From Pearl Jam to PR Campaign: How the Seattle Foundation Helps Fight Homelessness

Pearl Jam’s Eddie Vedder and Mike McCready tear it up at Safeco field, August 2018. (Photo Credit: Pearl Jam Homeshow’s Initiative)

Pearl Jam’s Eddie Vedder and Mike McCready tear it up at Safeco field, August 2018. (Photo Credit: Pearl Jam Homeshow’s Initiative)

By Amanda Palleschi

Seattle is home to fresh fish, tech giants and grunge rock.

But it’s also the site of the nation’s third-largest homeless population.

With that in mind, The Seattle Foundation has been actively working with nonprofits, government, and some of the city’s most famous residents to tackle a controversial and often-misunderstood issue.

Last summer, the foundation partnered with Pearl Jam — the Seattle-based rock band — for a series of benefits called The Homeshows concerts that raised nearly $11 million to help support nonprofits working with Seattle’s homeless population.

But the foundation’s efforts extend far beyond this important, high-profile effort. The concerts helped kick start efforts by the foundation and other partners to form new alliances and work with county and city officials in a more coordinated way, says Fidelma McGinn, the foundation’s Chief Philanthropy Officer.

The result is a targeted effort to provide access to funding to as many as 300 service providers across King County to address homelessness. Many of these organizations provide wraparound services to help people in immediate need and connect them to additional services.

“Prior to this, frankly, it was a very fragmented effort,” McGinn says. “The city of Seattle would do something and it would not be coordinated with the county, and individuals would be lost in the system.”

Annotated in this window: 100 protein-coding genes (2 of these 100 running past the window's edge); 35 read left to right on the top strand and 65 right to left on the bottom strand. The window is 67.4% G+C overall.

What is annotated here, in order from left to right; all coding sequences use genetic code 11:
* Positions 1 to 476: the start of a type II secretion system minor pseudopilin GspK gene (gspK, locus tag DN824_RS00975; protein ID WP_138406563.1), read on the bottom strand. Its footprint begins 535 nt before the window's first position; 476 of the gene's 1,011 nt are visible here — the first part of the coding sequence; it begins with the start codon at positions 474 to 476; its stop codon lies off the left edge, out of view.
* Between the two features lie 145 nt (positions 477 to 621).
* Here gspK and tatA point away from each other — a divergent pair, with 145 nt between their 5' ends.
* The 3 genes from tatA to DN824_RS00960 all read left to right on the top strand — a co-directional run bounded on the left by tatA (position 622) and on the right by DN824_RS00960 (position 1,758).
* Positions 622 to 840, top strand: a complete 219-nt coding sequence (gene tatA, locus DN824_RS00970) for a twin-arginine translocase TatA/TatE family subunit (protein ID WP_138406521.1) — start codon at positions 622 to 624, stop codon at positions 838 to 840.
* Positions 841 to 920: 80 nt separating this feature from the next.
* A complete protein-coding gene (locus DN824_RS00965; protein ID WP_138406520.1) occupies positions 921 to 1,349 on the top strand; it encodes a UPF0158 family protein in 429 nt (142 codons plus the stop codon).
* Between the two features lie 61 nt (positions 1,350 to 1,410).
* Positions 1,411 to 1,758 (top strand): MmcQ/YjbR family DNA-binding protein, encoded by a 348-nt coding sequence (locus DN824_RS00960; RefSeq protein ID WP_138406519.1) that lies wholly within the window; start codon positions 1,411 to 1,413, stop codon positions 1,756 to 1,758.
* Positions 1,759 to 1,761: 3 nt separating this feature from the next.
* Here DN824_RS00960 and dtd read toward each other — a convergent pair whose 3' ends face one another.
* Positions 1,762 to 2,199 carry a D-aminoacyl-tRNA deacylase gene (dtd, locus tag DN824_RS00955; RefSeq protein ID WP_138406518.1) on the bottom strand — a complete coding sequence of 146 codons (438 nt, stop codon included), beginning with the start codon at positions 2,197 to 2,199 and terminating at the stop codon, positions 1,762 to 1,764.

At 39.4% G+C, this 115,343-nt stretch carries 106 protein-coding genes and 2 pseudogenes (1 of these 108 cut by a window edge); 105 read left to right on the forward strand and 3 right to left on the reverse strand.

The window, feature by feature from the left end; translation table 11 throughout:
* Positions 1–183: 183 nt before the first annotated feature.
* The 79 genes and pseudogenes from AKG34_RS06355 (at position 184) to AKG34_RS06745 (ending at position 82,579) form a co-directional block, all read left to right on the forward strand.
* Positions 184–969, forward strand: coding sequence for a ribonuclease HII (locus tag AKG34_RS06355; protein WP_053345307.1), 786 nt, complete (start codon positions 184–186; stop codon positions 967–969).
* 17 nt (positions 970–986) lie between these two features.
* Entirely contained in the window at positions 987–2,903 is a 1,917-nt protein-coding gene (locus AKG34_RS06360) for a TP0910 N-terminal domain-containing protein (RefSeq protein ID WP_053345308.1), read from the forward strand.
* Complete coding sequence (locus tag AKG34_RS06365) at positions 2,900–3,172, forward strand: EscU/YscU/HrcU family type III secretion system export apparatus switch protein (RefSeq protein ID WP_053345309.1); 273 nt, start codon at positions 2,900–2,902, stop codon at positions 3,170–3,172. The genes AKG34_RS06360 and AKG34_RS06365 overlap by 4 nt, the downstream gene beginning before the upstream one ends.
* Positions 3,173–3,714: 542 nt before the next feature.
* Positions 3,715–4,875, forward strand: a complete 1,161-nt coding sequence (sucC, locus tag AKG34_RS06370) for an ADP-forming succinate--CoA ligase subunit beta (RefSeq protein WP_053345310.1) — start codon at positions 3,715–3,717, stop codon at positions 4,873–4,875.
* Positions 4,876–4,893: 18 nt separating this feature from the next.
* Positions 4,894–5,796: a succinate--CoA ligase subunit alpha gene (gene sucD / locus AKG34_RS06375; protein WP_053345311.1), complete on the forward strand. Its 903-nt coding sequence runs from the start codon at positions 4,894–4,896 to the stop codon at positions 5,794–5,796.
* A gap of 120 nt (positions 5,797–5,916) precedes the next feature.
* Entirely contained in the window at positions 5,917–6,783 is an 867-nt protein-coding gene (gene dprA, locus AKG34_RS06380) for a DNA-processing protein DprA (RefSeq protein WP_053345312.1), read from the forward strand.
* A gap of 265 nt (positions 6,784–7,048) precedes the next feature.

But even as this effort has taken root, homelessness has become a lightning-rod issue in Seattle.

This spring, Seattle’s KOMO-TV aired a controversial documentary called “Seattle is Dying.” The hour-long special featured interviews with police, drug addicts, business owners and others over macabre music and sweeping drone shots of homeless encampments. The report portrayed Seattle’s homeless as wayward, mentally ill people who pose a threat to public safety (and property values), and can’t be controlled by local law enforcement’s too-lax crime policies.

While the report called greater attention to the issue, many in the city’s philanthropic and nonprofit community believed it spread harmful disinformation about the root causes and effective solutions to homelessness.

“The piece was of the opinion that this intractable problem was a stain on our community and a blight and all the effort to try to solve it had failed,” McGinn said, adding that it portrayed property and homeowners living next to homeless encampments as the true victims. “They painted this picture where homeless people should be criminalized and it had this attitude...that they got there because of poor choices they made.”

The foundation, along with partners in the philanthropic, hospitality and nonprofit communities and homeless advocacy groups, worked together to develop a media strategy that aimed to correct the narrative. They began with an open letter, developed fact sheets and a social media campaign, and placed op-eds in major media outlets. 

“The group that had come together last year really came out with some good myth busters and counterarguments and statistics that helped take the narrative in a different direction,” McGinn said. 

Amanda Palleschi